- This is the backstory of the film Cars. Before the story starts, the once-vibrant town of Radiator Springs was bypassed by a new interstate, leading to its decline and the events of the film. The building of the Interstate Highway caused travelers to no longer take Route 66 and so turned the once bustling village into a ghost town. Unlike most examples, though, the residents did nothing to stop it because they mistakenly thought more interstate travelers would mean more visitors.
- In The Emperor's New Groove, King Kuzco, being a self-absorbed, egoistic teenage jerk, wants to build Kuzcotopia, a giant playground meant for him and him alone, as a present for his own birthday. He intends to build it on top of the hill on which Pacha's village is built, which would mean destruction of the village. When Kuzco is accidentally turned into a llama and brought all the way to the village before he can carry out his plans, this decision becomes the driving conflict between him and Pacha. Kuzco needs his help to find the way back home, but Pacha won't do it unless he'll change his plans.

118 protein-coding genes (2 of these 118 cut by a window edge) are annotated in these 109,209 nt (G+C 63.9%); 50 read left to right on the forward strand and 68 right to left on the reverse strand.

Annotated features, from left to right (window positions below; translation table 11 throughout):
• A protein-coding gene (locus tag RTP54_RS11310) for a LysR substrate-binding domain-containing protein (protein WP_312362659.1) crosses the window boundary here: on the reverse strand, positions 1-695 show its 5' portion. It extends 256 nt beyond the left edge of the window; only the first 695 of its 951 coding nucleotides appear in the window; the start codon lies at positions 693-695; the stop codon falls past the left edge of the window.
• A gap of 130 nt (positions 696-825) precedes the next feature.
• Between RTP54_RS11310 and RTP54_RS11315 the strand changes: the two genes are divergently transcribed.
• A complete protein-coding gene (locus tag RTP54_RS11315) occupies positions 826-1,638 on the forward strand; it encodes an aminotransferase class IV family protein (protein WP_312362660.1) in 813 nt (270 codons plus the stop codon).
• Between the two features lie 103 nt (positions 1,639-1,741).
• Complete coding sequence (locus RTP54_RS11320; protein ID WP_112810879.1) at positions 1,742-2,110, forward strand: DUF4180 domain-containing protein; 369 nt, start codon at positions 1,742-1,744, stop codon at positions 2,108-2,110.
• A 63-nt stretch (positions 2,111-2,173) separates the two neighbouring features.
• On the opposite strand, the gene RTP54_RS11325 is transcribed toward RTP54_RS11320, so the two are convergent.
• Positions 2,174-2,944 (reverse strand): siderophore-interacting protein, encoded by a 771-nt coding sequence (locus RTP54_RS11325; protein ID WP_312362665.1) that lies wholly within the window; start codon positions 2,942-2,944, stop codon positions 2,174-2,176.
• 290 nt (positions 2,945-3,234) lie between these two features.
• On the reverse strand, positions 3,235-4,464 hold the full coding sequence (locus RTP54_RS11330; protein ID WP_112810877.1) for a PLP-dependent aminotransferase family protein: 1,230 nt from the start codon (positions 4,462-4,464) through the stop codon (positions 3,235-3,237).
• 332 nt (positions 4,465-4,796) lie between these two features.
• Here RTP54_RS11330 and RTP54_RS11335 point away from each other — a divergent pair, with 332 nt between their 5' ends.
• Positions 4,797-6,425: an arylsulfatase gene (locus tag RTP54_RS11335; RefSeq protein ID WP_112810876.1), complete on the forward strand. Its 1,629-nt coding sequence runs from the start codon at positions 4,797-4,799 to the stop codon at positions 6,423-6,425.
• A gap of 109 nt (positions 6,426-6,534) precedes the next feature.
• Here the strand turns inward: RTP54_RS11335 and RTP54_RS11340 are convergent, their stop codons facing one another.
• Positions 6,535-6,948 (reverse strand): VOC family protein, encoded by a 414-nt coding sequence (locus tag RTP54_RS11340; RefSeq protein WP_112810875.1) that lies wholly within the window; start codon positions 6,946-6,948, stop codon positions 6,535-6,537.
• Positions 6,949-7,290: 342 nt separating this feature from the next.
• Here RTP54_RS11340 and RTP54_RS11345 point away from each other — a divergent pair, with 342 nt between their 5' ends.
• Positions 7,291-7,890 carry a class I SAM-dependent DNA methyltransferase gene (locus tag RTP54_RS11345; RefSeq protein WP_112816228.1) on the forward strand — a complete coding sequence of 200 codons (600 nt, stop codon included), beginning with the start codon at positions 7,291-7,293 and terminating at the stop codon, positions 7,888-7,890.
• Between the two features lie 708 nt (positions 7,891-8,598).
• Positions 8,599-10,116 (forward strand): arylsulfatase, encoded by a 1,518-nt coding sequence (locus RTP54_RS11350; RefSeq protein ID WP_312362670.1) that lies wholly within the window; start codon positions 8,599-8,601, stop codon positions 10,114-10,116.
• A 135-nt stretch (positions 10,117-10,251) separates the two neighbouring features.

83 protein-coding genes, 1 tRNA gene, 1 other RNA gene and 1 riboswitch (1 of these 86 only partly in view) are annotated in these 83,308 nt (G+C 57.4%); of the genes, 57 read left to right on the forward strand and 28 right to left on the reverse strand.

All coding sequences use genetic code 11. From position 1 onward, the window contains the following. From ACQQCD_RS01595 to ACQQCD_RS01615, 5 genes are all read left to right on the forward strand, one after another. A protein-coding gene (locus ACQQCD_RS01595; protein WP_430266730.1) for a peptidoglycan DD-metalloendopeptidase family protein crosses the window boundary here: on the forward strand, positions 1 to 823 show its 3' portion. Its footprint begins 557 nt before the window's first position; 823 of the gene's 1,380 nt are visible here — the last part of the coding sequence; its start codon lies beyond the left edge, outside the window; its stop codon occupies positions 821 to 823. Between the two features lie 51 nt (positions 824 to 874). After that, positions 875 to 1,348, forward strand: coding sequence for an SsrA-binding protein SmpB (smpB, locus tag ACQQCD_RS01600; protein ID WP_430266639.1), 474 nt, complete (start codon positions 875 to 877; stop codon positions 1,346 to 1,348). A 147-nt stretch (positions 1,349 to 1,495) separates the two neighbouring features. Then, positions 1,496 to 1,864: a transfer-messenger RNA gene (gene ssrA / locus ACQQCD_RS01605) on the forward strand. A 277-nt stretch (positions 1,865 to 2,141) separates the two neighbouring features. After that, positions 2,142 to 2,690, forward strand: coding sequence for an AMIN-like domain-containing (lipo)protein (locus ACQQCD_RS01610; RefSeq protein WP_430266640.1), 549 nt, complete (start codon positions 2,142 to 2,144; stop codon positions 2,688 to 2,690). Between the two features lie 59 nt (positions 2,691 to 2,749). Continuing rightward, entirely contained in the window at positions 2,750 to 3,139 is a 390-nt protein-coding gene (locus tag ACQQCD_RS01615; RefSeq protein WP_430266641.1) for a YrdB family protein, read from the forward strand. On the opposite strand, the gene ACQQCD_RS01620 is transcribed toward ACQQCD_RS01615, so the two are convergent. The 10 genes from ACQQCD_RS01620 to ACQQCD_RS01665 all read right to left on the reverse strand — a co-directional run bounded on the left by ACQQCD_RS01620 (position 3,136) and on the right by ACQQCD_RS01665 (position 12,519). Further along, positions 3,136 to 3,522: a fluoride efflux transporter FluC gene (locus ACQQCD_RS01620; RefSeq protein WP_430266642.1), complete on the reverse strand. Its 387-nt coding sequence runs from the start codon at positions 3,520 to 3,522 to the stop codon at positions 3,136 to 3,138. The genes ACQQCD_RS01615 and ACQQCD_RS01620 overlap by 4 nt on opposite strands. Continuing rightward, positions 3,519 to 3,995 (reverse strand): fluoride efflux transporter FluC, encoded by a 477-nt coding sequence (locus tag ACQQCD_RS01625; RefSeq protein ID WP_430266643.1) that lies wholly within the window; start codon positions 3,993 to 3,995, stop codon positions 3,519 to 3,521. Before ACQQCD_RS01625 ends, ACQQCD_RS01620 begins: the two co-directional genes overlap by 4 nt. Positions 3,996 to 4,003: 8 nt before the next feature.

- Rango offers a variation of this. The old-fashioned Western town of Dirt is in the midsts of a severe water shortage, and the Mayor is also buying up residents' properties as well. When Rango becomes the new sheriff of Dirt and it falls upon him to investigate the water disappearance, he finds out that the Mayor had been diverting Dirt's water supply to a newer, more modern town he's in the process of building on the spots of the properties he had been buying up.
- The Hey Arnold! The Movie which has the residents of Arnold's neighbourhood banding together (although some later than others) to prevent the neighbourhood from being razed and turned into a mall by a Corrupt Corporate Executive named Scheck. This includes Arnold and Gerald going into a quest to find documents that show that the neighbourhood has historical significance.
Film - Live-Action
- In the movie Used Cars, the planned freeway ramp doesn't threaten the community but does provide the MacGuffin which the plot revolves around.
- In Honky Tonk Freeway (1981), a small town in Florida is threatened with disaster when the new freeway is constructed and the town does not get an off-ramp. After various stunts to attract visitors, the townspeople eventually blow up the freeway.